Punjab is once again facing a serious electricity shortage, this time exacerbated by rising coal costs, which would present a big challenge to the state’s newly formed Aam Aadmi Party (AAP) government.
Because thermal power plants provide the majority of Punjab’s electricity, the unusual rise in coal prices required to fuel these plants has resulted in an increase in the cost of production. To deal with the approaching problem, state power firms are considering power cutbacks or shutdowns.
With the paddy season starting in June, the farmers are concerned about the power situation. During June and July, the AAP administration will have to ensure that farmers are supplied on a consistent basis.
GvK Power’s unit in Goindwal Sahib and Guru Gobind Singh Super Thermal Power Plant’s unit in Ropar have been shut down, according to officials. Due to a coal shortage, two Talwandi Sabo Power Limited units are reportedly operating at decreased capacity. According to reports, the coal linkage to private power plants is less than their installed electricity generation capability.
To make matters worse, the state is not receiving its 475 megawatt share from the Coastal Gujarat Power Limited Tata Mundra Plant, which has stopped supplying electricity to the state. Officers from the Punjab State Power Corporation Limited (PSPCL) indicated that, despite an agreement to supply power to Punjab for Rs 2.90 per unit, they are demanding Rs 5.50-6 per unit, requesting the state to share the cost of imported coal.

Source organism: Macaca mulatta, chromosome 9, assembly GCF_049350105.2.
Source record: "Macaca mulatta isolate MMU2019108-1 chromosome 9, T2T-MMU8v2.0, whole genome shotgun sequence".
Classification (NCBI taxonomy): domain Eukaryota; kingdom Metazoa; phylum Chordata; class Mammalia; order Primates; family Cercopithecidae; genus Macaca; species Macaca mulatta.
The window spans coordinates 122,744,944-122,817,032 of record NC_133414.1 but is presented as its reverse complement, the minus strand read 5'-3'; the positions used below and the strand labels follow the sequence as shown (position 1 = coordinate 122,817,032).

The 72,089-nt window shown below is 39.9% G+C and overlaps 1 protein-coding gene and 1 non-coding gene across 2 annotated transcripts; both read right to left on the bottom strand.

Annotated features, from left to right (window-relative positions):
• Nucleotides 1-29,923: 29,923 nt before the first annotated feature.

PSPCL is straining to satisfy demand as electricity demand in the state climbs by an average of 1000 MW over the same period last year due to the early start of summer. Punjab’s daily power demand has fluctuated between 7,395 MW and 8,490 MW over the last two weeks.
The rate of power available for sale on the power exchange has increased by more than 400%.